Dogs get bored, so giving them an interactive toy to keep them busy can make a big difference. Some continued training or even counter-conditioning training can be all they need. Counter conditioning is taking an animal's fear of something and changing it into something good. Teaching them to enjoy their alone time while their owners are away takes consistent training.

Leaving isn't a big deal-don't make it one

Owners can sometimes be the cause of their pet's separation anxiety, and don't even notice. Dogs read our actions and act on them. This is why you can't show them attention when they're misbehaving; it gives them attention and that's their goal. You can fix this with some things to help your dog's anxiety. Take your dog for a walk before leaving to let some energy out ; if they still show anxiety, give them that toy to keep them distracted. Giving rewards when you're leaving can let them know that it isn't a bad thing and over time can reassure them that you'll be back.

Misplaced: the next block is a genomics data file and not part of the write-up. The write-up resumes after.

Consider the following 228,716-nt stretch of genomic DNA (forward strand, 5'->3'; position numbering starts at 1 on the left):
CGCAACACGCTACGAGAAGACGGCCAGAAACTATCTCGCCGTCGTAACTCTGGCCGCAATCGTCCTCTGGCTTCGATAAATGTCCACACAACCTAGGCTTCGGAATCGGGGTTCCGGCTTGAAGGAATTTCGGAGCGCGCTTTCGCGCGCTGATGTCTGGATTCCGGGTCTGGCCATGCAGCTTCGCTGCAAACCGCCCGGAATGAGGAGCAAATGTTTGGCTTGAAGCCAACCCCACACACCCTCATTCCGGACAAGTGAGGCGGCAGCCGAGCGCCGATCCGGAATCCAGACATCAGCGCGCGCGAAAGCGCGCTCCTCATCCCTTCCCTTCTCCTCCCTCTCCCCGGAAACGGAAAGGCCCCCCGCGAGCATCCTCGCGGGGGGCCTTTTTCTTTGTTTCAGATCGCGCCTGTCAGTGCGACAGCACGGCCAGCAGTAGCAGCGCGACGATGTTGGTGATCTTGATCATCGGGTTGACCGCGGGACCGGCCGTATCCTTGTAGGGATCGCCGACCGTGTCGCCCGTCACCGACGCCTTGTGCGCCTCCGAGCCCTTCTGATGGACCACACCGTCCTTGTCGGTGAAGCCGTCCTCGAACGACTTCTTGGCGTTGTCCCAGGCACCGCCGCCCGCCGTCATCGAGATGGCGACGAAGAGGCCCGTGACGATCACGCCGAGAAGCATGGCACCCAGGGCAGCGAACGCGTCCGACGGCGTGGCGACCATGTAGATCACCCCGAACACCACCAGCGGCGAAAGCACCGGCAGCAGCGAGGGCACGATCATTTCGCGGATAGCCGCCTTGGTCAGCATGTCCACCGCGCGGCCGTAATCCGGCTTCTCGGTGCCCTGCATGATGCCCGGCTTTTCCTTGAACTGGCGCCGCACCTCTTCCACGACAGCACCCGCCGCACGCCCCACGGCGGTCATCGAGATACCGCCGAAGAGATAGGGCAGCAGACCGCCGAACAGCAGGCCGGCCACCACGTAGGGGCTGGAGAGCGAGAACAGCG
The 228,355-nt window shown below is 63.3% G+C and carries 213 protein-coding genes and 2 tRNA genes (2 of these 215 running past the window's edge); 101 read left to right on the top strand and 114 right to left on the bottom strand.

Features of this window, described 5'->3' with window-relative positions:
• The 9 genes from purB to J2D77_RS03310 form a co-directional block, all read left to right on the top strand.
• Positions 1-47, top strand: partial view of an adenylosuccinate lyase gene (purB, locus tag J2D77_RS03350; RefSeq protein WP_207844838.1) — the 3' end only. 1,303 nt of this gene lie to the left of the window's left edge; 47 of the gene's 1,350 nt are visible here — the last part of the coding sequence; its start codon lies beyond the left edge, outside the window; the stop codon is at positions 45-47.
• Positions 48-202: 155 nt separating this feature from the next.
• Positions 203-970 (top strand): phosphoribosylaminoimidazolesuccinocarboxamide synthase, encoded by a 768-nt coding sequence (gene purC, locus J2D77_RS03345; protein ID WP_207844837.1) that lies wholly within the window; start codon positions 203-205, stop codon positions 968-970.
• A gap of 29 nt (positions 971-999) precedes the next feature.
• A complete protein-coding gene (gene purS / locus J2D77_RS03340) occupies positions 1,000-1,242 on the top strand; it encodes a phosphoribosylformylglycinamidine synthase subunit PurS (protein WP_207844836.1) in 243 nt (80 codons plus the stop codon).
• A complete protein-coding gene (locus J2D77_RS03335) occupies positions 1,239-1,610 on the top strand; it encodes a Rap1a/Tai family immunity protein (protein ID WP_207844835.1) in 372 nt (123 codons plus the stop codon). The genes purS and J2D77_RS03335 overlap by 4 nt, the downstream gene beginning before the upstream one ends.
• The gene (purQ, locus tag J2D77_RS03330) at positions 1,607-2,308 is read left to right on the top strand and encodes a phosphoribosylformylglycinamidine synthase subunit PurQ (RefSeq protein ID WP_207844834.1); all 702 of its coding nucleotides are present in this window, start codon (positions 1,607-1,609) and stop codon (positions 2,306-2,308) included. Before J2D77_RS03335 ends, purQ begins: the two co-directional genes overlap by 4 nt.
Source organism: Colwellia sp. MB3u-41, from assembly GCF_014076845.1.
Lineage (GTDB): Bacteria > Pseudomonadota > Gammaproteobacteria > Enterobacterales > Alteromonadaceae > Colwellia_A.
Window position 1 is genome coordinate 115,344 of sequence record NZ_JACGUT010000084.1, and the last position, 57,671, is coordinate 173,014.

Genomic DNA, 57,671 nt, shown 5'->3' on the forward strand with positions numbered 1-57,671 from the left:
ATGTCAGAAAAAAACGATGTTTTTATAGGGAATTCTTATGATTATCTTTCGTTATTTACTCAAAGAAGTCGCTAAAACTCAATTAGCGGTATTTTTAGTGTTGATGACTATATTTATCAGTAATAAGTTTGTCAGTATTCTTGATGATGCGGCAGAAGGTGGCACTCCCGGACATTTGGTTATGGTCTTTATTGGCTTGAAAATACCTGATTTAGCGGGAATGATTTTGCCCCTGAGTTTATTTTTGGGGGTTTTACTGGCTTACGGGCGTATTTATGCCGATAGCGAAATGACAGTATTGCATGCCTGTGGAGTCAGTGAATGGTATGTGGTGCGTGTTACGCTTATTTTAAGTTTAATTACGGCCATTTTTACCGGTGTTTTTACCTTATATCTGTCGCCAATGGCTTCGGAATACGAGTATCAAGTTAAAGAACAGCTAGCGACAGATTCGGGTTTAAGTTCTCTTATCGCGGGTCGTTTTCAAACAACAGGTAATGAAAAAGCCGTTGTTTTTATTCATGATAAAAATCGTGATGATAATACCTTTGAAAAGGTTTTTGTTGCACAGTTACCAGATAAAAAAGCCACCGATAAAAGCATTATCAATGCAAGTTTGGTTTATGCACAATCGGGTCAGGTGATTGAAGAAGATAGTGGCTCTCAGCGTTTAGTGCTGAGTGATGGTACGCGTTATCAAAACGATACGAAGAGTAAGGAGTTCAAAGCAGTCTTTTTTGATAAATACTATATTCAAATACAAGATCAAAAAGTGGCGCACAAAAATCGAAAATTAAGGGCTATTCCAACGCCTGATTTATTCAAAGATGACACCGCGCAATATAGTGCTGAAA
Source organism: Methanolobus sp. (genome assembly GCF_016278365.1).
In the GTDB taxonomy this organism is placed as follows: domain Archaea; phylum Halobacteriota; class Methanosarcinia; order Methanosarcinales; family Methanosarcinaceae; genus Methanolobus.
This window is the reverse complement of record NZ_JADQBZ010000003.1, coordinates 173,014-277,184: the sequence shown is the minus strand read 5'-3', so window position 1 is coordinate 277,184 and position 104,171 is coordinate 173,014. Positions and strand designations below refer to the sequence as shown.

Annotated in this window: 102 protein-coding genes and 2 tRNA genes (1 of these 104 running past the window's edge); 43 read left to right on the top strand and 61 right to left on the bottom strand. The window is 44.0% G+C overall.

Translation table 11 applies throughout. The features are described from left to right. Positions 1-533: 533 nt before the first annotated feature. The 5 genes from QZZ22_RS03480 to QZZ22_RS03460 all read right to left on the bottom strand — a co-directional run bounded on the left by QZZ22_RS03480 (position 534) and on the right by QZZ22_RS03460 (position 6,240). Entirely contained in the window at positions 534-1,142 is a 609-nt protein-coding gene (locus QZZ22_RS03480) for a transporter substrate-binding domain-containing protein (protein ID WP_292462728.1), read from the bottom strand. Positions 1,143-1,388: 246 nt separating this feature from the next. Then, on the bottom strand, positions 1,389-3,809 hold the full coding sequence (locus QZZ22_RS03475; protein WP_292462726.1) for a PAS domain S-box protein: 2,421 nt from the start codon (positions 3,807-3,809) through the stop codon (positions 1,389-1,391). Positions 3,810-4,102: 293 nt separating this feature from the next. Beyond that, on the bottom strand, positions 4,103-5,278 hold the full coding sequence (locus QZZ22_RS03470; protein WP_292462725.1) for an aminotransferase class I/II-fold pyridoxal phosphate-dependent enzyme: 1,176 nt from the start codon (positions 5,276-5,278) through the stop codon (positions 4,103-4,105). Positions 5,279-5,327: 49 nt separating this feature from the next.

There are two types of anxiety that your dog may have-simulated anxiety and true separation anxiety. Simulated is fake. They know what's going on and they know they'll get attention by acting out. With true anxiety, they show true emotions and actions when you leave. Just pay attention to their actions and reactions because how you fix it depends on which type they have. Simulated can easily be fixed with obedience training and strong leadership, while true anxiety will take time.

You can ask your vet about some medication to ease your dog's anxiety, but this is not a cure. It is simply to help you and your pet while you're trying to ease them out of their anxiety. It doesn't fix anything; it just prolongs the effects, and they'll continue until you step in and get your dog back on track.